Shame Doesn't Make People More Well

As practitioners, we have the privilege of using our voice to tell some of the many stories that have been shared with us form individuals who face stigmatization and oppression on a daily basis. I recently had the opportunity to give a presentation and expose some of the most problematic ways that we (as nutrition/health care professionals) don’t make people feel safe and welcome in our offices. I discussed weight bias, problematic language and alternatives that are less harmful, ways we communicate without saying anything at all (ex: having small chairs with arms in our office that don’t work for all body sizes), and how to give ourselves compassion as we are learning to do better (leave the perfectionism behind) as allies.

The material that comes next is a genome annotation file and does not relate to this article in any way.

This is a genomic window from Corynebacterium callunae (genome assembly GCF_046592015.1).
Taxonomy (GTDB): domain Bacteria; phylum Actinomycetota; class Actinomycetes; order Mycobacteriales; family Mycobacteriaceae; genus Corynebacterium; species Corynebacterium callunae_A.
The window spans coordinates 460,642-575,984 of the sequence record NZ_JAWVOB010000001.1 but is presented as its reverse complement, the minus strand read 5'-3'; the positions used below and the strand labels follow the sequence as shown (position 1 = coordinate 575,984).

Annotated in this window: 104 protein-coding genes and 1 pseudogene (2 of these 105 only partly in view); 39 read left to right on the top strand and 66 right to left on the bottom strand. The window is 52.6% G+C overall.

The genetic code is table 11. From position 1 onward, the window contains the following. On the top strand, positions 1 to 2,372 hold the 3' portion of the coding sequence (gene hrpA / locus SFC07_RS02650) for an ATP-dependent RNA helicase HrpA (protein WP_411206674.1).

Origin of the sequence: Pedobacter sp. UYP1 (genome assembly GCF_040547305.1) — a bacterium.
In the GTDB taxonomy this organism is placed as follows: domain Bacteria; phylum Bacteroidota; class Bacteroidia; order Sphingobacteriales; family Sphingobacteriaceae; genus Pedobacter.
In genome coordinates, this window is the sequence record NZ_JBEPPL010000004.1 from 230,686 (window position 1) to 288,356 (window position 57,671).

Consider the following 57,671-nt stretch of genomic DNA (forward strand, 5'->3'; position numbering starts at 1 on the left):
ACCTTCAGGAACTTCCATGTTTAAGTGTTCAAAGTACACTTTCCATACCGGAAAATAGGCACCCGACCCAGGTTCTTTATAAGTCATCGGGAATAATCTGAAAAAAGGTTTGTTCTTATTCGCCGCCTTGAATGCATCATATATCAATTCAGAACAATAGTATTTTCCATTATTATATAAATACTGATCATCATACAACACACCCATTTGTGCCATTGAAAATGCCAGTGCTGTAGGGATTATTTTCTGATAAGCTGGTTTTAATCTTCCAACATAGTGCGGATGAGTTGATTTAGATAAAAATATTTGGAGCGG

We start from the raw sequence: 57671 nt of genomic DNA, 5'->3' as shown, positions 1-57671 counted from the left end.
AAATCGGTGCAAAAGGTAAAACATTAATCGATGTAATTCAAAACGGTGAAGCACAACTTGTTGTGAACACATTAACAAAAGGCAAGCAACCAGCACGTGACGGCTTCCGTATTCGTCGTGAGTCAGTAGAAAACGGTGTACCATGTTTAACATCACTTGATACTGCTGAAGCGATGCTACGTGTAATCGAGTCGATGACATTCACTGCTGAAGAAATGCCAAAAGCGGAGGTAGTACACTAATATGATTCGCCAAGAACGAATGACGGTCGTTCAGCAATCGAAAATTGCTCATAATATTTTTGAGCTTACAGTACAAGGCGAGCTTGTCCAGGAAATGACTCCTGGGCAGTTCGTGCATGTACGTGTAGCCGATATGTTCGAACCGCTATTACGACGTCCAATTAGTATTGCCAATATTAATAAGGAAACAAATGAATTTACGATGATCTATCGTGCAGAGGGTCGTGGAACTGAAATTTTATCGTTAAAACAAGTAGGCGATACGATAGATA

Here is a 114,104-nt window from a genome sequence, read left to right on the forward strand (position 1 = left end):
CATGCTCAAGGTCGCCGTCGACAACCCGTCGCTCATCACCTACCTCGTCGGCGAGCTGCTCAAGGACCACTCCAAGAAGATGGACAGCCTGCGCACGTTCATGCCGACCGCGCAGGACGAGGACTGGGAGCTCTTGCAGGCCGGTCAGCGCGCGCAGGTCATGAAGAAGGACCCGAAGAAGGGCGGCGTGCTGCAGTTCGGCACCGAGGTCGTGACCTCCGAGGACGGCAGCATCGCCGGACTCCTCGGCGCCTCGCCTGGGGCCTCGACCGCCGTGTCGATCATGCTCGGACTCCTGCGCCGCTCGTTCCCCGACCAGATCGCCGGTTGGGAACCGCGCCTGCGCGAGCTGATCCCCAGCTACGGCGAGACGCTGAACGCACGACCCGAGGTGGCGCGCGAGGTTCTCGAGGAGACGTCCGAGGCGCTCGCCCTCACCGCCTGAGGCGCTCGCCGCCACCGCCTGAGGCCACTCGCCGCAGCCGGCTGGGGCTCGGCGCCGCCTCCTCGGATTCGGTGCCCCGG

“Many people are so afraid of having to be weighed and tired of receiving unsolicited weight loss lectures and judgement about their ‘health’, that they don’t go to the doctor- they don’t get check ups or screenings, they don’t ask for help when they are sick or have a complicated relationship with food, they shy away from mental health therapy, they don’t reach out when they are in pain- but they do carry a ton of shame instead. Shame doesn’t make people more well.”

Another very important topic we covered was the fact that pathologizing higher weight bodies is harmful and unethical. Fat is not unhealthy. Just like thin doesn’t equal healthy. Fat and thin, larger or smaller…these are descriptors and if a practitioner is using them to diagnose, not only is this stigmatizing (which imposes psychological and social harm), but is an incompetent medical/nutritional/therapeutic practice.

There were many really great questions post presentation and a ton of positive feedback, which makes me extremely excited to see people wanting to learn and unlearn! Some days are a complete high in the work that we do, and some days are really hard. Yesterday was a really good day. Together we can do better.

Haley GoodrichComment